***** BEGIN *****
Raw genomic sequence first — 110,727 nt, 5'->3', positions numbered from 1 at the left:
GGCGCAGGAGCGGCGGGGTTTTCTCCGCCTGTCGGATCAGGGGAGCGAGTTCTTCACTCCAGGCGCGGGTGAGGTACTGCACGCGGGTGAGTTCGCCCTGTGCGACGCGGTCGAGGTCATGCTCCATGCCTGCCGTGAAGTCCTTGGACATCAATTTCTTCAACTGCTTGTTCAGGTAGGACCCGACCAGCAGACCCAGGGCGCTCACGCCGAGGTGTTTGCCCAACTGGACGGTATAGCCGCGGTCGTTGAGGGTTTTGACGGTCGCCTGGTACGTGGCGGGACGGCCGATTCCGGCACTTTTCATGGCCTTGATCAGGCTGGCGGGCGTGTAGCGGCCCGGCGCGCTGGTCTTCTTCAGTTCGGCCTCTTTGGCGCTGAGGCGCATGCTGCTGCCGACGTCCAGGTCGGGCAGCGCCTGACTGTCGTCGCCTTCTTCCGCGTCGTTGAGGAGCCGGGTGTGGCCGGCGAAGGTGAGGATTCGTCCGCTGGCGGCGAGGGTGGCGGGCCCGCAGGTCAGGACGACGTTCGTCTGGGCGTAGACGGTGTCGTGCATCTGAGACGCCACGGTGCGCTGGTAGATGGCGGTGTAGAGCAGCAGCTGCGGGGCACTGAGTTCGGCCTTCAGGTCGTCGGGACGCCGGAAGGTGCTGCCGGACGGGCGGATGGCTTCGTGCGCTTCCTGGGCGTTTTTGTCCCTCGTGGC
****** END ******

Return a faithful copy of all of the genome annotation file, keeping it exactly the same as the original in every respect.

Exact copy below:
Raw genomic sequence first — 110,727 nt, 5'->3', positions numbered from 1 at the left:
GGCGCAGGAGCGGCGGGGTTTTCTCCGCCTGTCGGATCAGGGGAGCGAGTTCTTCACTCCAGGCGCGGGTGAGGTACTGCACGCGGGTGAGTTCGCCCTGTGCGACGCGGTCGAGGTCATGCTCCATGCCTGCCGTGAAGTCCTTGGACATCAATTTCTTCAACTGCTTGTTCAGGTAGGACCCGACCAGCAGACCCAGGGCGCTCACGCCGAGGTGTTTGCCCAACTGGACGGTATAGCCGCGGTCGTTGAGGGTTTTGACGGTCGCCTGGTACGTGGCGGGACGGCCGATTCCGGCACTTTTCATGGCCTTGATCAGGCTGGCGGGCGTGTAGCGGCCCGGCGCGCTGGTCTTCTTCAGTTCGGCCTCTTTGGCGCTGAGGCGCATGCTGCTGCCGACGTCCAGGTCGGGCAGCGCCTGACTGTCGTCGCCTTCTTCCGCGTCGTTGAGGAGCCGGGTGTGGCCGGCGAAGGTGAGGATTCGTCCGCTGGCGGCGAGGGTGGCGGGCCCGCAGGTCAGGACGACGTTCGTCTGGGCGTAGACGGTGTCGTGCATCTGAGACGCCACGGTGCGCTGGTAGATGGCGGTGTAGAGCAGCAGCTGCGGGGCACTGAGTTCGGCCTTCAGGTCGTCGGGACGCCGGAAGGTGCTGCCGGACGGGCGGATGGCTTCGTGCGCTTCCTGGGCGTTTTTGTCCCTCGTGGC